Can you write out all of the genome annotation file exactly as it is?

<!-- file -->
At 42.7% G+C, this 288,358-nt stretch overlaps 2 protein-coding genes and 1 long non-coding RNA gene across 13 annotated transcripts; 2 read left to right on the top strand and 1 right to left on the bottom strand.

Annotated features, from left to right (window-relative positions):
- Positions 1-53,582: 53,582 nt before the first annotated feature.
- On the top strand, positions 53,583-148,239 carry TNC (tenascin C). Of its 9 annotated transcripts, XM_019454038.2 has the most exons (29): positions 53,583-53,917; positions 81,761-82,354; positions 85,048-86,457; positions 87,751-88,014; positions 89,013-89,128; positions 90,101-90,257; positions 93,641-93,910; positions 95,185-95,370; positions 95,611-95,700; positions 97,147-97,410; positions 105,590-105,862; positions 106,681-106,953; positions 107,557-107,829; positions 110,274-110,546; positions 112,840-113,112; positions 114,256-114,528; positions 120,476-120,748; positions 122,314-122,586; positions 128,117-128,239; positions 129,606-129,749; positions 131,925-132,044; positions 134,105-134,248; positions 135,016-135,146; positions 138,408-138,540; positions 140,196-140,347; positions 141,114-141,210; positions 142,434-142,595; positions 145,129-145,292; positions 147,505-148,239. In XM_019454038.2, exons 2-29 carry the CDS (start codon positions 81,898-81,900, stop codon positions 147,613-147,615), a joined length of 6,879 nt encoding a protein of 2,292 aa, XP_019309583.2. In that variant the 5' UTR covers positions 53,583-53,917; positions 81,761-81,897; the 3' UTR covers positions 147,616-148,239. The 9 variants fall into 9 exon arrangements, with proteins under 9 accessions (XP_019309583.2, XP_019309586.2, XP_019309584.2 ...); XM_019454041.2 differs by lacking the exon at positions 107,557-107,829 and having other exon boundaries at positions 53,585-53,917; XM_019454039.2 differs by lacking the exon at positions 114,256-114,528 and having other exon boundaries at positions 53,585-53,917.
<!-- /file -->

At 42.7% G+C, this 288,358-nt stretch overlaps 2 protein-coding genes and 1 long non-coding RNA gene across 13 annotated transcripts; 2 read left to right on the top strand and 1 right to left on the bottom strand.

Annotated features, from left to right (window-relative positions):
- Positions 1-53,582: 53,582 nt before the first annotated feature.
- On the top strand, positions 53,583-148,239 carry TNC (tenascin C). Of its 9 annotated transcripts, XM_019454038.2 has the most exons (29): positions 53,583-53,917; positions 81,761-82,354; positions 85,048-86,457; positions 87,751-88,014; positions 89,013-89,128; positions 90,101-90,257; positions 93,641-93,910; positions 95,185-95,370; positions 95,611-95,700; positions 97,147-97,410; positions 105,590-105,862; positions 106,681-106,953; positions 107,557-107,829; positions 110,274-110,546; positions 112,840-113,112; positions 114,256-114,528; positions 120,476-120,748; positions 122,314-122,586; positions 128,117-128,239; positions 129,606-129,749; positions 131,925-132,044; positions 134,105-134,248; positions 135,016-135,146; positions 138,408-138,540; positions 140,196-140,347; positions 141,114-141,210; positions 142,434-142,595; positions 145,129-145,292; positions 147,505-148,239. In XM_019454038.2, exons 2-29 carry the CDS (start codon positions 81,898-81,900, stop codon positions 147,613-147,615), a joined length of 6,879 nt encoding a protein of 2,292 aa, XP_019309583.2. In that variant the 5' UTR covers positions 53,583-53,917; positions 81,761-81,897; the 3' UTR covers positions 147,616-148,239. The 9 variants fall into 9 exon arrangements, with proteins under 9 accessions (XP_019309583.2, XP_019309586.2, XP_019309584.2 ...); XM_019454041.2 differs by lacking the exon at positions 107,557-107,829 and having other exon boundaries at positions 53,585-53,917; XM_019454039.2 differs by lacking the exon at positions 114,256-114,528 and having other exon boundaries at positions 53,585-53,917.